In brief - Defendant acted negligently by placing himself in
The District Court of NSW recently affirmed that individuals who
voluntarily place themselves in a position of peril owe a duty of
care to their rescuers; and if they act negligently, they are
liable for any loss or damage suffered as a result.
Rescuer injured while assisting seafarer and capsized boat
In the matter of Blackney v Clark  NSWDC 144, the plaintiff
brought a claim for damages against the defendant for injuries
sustained whilst successfully coming to the rescue of the defendant
and his vessel.
On 13 January 2010, the defendant's dinghy came into trouble
off Chinaman's Beach, south of Evans Head in NSW. The defendant
had allowed his vessel to get so close to the breakers that the
vessel was dragged into shore, causing his vessel to capsize and
leaving him clinging to the bow.
In an attempt to rescue the defendant, the plaintiff left his
nearby vessel and swam towards the defendant. The plaintiff hoped
to tie a rope to the bow of the defendant's vessel.
Unfortunately, he was unable to do so and was washed onto the beach
in an unconscious state, suffering injury.
The plaintiff claimed that the defendant was negligent in
placing himself in a position of peril and failing to take proper
precautions for his safety or the safety of any potential
Rescue reasonably foreseeable for any mariner in danger
In reliance on well established precedents, Neilson DCJ
considered that a mariner or seafarer owes a duty to other users of
the sea to navigate in such a fashion as to minimize the risk of
harm to others. He identified a relevant risk of harm as amongst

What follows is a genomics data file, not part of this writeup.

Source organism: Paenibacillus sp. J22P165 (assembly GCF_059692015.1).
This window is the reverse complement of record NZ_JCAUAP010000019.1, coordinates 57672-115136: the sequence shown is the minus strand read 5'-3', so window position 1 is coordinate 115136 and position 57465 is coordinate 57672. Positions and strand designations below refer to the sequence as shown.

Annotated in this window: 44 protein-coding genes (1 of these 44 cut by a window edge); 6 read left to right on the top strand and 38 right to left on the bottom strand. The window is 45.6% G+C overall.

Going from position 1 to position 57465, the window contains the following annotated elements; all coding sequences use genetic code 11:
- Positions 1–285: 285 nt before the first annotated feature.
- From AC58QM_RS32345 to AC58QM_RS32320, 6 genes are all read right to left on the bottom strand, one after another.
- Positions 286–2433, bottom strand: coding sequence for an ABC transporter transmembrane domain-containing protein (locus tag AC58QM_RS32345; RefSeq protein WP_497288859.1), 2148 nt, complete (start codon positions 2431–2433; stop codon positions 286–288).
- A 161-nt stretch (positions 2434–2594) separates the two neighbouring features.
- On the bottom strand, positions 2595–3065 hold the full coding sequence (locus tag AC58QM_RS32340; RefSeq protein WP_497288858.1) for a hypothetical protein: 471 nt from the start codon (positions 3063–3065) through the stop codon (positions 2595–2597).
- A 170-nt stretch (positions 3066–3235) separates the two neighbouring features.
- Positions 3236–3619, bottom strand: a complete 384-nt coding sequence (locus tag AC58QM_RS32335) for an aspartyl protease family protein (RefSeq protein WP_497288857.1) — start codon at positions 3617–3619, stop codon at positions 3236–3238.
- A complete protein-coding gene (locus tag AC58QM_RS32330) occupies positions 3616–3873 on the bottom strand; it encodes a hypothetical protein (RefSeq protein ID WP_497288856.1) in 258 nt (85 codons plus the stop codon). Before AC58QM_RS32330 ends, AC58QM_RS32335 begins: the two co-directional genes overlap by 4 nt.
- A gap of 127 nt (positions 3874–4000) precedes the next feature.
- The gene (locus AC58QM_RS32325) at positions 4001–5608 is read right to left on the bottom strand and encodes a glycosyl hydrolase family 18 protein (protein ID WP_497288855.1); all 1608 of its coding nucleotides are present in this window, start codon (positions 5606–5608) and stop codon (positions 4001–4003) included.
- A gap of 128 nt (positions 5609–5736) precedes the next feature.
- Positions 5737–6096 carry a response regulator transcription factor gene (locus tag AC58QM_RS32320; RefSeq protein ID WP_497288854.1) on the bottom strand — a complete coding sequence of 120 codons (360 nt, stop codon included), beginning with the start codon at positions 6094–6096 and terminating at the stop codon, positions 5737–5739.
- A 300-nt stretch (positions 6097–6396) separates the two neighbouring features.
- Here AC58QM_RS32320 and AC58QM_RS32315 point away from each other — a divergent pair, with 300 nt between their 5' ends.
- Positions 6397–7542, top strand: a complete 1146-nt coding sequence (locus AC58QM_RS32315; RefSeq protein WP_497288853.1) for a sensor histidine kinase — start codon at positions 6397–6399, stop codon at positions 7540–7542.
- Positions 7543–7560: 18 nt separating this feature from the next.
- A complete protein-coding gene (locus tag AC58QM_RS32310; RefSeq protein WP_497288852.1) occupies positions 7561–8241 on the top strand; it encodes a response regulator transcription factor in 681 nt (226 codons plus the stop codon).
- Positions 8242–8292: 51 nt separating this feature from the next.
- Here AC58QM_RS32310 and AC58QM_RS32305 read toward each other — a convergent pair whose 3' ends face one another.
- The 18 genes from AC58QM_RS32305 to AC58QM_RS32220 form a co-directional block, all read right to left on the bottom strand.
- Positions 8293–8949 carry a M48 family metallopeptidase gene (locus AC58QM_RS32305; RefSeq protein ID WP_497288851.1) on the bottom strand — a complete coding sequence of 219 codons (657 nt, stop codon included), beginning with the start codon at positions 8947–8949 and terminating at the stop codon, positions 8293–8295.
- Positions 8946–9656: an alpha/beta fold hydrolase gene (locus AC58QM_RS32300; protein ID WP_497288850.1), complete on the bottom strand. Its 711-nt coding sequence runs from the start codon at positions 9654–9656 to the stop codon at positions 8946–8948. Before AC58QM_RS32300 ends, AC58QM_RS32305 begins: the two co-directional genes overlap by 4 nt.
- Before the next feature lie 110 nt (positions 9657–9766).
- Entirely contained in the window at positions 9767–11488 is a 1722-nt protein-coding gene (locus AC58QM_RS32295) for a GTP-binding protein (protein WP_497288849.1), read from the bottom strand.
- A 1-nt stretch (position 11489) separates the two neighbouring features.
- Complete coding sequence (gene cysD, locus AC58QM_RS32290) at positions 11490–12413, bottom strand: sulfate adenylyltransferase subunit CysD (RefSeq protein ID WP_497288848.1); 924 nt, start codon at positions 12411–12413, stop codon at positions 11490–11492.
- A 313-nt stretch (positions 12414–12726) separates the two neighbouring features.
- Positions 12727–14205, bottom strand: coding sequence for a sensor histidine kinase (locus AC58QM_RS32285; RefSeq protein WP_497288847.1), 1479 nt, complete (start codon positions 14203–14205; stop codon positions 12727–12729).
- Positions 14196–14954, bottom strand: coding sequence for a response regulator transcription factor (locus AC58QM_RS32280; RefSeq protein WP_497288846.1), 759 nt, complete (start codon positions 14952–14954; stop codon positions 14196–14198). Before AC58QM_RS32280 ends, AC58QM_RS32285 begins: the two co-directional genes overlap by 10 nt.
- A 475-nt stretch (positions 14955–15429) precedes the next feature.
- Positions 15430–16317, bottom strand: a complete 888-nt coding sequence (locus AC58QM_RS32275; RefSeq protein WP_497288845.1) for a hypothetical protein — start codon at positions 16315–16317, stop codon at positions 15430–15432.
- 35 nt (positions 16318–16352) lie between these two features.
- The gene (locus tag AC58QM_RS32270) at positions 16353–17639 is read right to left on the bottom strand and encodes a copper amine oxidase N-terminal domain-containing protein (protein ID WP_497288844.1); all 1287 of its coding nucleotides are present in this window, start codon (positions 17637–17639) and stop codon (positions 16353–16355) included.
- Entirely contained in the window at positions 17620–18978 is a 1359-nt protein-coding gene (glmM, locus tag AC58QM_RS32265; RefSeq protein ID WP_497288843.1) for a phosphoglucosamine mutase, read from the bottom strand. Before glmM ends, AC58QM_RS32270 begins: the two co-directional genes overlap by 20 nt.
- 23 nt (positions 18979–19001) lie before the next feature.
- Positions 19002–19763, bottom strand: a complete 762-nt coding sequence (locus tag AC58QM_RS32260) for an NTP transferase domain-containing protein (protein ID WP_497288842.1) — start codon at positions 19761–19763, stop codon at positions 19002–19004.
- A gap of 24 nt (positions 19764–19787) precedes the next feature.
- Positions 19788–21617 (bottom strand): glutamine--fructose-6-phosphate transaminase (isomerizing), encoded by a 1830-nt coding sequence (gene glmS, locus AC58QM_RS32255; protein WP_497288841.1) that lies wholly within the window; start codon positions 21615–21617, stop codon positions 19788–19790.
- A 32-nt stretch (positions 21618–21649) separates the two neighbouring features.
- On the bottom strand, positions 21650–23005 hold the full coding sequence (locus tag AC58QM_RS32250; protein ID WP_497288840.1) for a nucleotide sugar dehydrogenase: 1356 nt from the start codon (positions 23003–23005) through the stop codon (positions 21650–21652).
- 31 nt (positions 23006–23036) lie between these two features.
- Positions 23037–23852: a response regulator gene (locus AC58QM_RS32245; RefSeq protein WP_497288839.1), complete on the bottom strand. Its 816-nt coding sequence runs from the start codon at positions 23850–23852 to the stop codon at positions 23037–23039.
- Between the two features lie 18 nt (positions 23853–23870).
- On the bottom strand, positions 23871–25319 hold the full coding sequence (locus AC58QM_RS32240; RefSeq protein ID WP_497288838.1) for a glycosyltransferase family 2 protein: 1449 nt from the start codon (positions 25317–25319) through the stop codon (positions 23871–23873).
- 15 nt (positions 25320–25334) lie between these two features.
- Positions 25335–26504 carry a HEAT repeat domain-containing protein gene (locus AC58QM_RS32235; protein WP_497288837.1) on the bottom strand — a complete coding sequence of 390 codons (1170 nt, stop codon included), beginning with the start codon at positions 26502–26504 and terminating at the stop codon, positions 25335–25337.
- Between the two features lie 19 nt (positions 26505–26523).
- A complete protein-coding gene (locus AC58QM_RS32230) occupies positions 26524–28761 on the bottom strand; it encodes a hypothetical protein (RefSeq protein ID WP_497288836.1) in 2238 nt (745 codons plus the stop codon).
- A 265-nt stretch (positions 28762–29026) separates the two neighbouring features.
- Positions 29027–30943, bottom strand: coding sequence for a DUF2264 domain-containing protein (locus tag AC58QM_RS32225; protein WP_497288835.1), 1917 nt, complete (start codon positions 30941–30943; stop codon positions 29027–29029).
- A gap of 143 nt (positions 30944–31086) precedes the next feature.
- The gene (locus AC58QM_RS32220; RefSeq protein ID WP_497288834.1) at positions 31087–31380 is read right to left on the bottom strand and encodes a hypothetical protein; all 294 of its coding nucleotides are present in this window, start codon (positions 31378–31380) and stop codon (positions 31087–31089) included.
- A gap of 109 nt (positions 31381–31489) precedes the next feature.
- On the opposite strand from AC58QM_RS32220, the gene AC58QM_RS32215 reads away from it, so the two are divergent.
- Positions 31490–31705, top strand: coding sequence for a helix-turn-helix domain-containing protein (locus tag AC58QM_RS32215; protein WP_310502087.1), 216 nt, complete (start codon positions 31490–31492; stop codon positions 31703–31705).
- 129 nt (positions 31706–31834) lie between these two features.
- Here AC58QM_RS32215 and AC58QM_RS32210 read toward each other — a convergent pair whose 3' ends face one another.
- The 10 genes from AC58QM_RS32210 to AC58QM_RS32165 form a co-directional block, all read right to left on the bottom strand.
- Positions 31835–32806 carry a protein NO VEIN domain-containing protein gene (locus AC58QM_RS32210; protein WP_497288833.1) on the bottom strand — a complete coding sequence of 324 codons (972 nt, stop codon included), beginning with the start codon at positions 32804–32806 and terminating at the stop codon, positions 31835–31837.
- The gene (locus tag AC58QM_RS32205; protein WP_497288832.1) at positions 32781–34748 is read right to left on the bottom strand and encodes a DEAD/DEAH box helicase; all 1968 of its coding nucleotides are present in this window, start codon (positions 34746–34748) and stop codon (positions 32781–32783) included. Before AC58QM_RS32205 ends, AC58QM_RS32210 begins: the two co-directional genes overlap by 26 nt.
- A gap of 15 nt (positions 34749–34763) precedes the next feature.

other things, becoming involved in a shipwreck.
He noted that any shipwreck invites rescue and that the
defendant, in permitting his vessel to be overturned and then
seeking assistance from the plaintiff's vessel, elicited
rescue. Neilson DCJ stated that rescue is reasonably forseeable by
any mariner who puts themself in a position of danger. The
defendant chose not to give evidence, so did not advance a case
that his navigation was blameless.
Was the rescuer guilty of contributory negligence through
The defendant submitted that the procedure undertaken by the
plaintiff to recover the vessel was foolhardy. In considering the
defendant's argument, Neilson DCJ adopted the analysis of
Willmer LJ in the matter of Ward v T E Hopkins & Son Limited
 3 All ER 225, who stated at  that in order for a
defendant to succeed in an argument that the rescuer's actions
were foolhardy, it must show that the conduct amounted to a wholly
unreasonable disregard for his own safety.
Neilson DCJ held that there was nothing to suggest that the
plaintiff's actions were "misguided or foolhardy" or
that the plaintiff acted "unreasonably".
Neilson DCJ determined that the plaintiff had not been guilty of
any contributory negligence and was therefore entitled to recover
damages in full from the defendant.
Seafarers who act negligently may be liable for any harm
sustained by their rescuers
This decision affirms the long standing common law position that
individuals who voluntarily place themselves in a position of peril
owe a duty of care to their rescuers; and if they act negligently,
are liable for loss or damage so suffered.
Mariners and seafarers must appreciate that:
if they act negligently they may be liable for any injuries
sustained by their rescuers
in rescue situations it will be very difficult to rely on a
defence of voluntary assumption of risk or contributory negligence,
regardless of how the rescue attempt is effected
they need liability insurance coverage to meet potential
liabilities that they could incur to rescuers
Advocate's immunity remains part of the Australian common law— but in a narrower way than may have previously appeared.
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